Monday, December 13, 2004

ATTENTION COMRADES! We are all of one mind that Spanglish is good pro-family film, da? Good. Hear now new reality for Finding Nemo: Comrade Goldberg has found evidence is pro-life! "I'm now starting to pay close attention to the more subtle ways abortion politics play out in the popular culure," says Comrade Goldberg. Is way to grow, Comrade! Is hoping Comrade Mathewes-Green watches and learns!

THEY WERE, LIKE, LOOKING AT US! Yesterday when I was young, it would please my friends and me to recount, often immediately after the fact, some great danger we believed we had experienced just by being in a certain place at a certain time. After we had been in a cheap chicken joint on The Block in Baltimore, for example, or at an East German security checkpoint, or in a redneck bar, we would afterward laugh excitedly about how close we had been to "getting our asses kicked," though in fact nothing bad had happened to us, or had even been likely to happen.

I wonder what age Jay Nordlinger is. In his most recent mass of twaddle, he quotes a correspondent describing some guy who wore a lot of different Bush T-shirt during the 2004 election campaign: "His shirts drove people crazy, absolutely crazy. He gave me a 'Dalton Aunts [for Bush-Cheney]' shirt to wear, and although I was never physically attacked, I'm fairly certain that I left more than one person on the Upper West Side with severe indigestion..."

We musta pissed them off so bad! You could tell by the way they were like walking around!

He wore a very loud shirt that said -- incredibly -- "BUSH WINS! Electoral Vote Final: Bush: 286; CBS News: 252." You have no idea -- none -- how incongruous that is in Central Park, unless you live here. It's sometimes said that you can get away with anything in New York, that the city is so big and diverse and wild, no one notices. Baloney. If you had worn a Bush-Cheney button in Carnegie Hall -- people would have noticed. (You should have been wearing a Kevlar vest too.)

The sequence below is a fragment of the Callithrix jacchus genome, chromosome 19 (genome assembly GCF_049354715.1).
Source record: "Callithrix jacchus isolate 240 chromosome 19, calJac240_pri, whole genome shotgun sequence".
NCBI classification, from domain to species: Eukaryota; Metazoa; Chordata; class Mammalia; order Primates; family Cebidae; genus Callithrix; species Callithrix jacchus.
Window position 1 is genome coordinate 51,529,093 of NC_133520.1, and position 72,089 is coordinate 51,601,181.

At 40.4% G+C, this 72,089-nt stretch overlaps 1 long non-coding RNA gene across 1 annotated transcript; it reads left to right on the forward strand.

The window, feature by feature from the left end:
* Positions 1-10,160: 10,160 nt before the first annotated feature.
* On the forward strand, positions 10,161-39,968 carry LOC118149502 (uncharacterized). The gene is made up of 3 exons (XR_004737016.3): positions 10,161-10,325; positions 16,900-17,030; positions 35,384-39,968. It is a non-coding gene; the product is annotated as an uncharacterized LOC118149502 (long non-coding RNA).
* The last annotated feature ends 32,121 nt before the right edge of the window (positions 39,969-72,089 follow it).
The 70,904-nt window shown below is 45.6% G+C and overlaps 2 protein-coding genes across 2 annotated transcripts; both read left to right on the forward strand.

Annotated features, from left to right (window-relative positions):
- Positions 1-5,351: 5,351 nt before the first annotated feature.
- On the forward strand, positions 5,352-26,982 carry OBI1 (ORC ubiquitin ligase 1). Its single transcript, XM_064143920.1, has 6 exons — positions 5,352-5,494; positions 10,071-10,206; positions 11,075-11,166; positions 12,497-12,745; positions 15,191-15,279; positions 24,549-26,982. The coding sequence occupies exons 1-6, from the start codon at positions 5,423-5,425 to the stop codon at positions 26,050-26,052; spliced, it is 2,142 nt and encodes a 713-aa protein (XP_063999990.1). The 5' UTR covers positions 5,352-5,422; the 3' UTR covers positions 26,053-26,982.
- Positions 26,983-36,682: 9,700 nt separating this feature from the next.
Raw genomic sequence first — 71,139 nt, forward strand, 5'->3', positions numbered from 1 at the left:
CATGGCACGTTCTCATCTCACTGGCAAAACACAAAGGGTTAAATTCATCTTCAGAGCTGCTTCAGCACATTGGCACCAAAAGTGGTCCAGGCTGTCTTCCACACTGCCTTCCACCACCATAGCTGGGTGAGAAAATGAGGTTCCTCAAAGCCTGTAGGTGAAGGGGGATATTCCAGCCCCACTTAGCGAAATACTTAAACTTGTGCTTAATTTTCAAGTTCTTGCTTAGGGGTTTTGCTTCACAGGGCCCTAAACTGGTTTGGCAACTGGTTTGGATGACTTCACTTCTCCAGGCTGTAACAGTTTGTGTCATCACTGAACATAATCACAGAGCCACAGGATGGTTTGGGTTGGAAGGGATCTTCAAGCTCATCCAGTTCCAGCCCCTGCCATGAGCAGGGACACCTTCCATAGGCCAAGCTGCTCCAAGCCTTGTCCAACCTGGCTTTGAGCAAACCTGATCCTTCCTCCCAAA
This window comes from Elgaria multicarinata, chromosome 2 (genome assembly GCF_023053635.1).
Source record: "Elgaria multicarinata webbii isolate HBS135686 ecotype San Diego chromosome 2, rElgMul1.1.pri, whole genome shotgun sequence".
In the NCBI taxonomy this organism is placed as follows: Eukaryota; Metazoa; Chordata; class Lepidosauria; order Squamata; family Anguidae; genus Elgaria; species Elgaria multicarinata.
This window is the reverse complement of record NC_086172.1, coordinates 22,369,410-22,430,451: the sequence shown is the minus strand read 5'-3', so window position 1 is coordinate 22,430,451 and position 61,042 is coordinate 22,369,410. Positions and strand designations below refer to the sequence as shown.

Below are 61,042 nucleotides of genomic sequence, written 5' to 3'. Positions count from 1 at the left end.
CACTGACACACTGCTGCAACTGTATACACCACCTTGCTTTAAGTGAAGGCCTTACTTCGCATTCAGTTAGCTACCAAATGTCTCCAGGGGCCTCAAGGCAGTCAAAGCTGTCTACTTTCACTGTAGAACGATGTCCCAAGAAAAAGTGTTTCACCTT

You shoulda seen, man -- people, like, noticed us! Good thing there were tens of thousands of people around, and it was broad daylight, or we woulda got out ass kicked!

In fairness we must note that, in a sane world, Nordlinger's ass would have been kicked many times over. He rags on New York City continually, yet continues to live and take employment here; one wonders why he and the rest of his City-hating colleagues have not relocated to Fritters, AL, there to rub elbows with the hoi polloi.

Nordlinger also claims to have trouble buying a Christmas card because of evil diversity apparatchiks. Try Hallmark, asshole.

Sunday, December 12, 2004

AND THE HOMELAND OF THE SECURE. Bernie Kerik is out, and the usual suspects brush this off as a "Nannygate" kerfuffle. Of course, the swift turnaround from hero to zero indicates that the nanny issue was merely the softest blow Kerik's nomination might have absorbed, and so Kerik and the Bush Administration took it, leaving other complications (including a cigarettes-for-prisoners scam at the Department of Corrections while he presided there) and hard questions that might have been asked about his disastrous three-month tenure as sheriff of Baghdad unaddressed.

While there are all kinds of reasons to dislike Kerik, one has to applaud Giuliani's loyalty in pulling him back on board the former mayor's current money train. Loyalty is one of Giuliani's few admirable traits -- he devoted a chapter of his best-seller to it; he demands it of subordinates and, one must say, he has returned it in Kerik's case. Tony Soprano would be proud. Now the former mayor can lick his exceedingly superficial wounds and go back to planning dancing bans and rent hikes for the whole of America.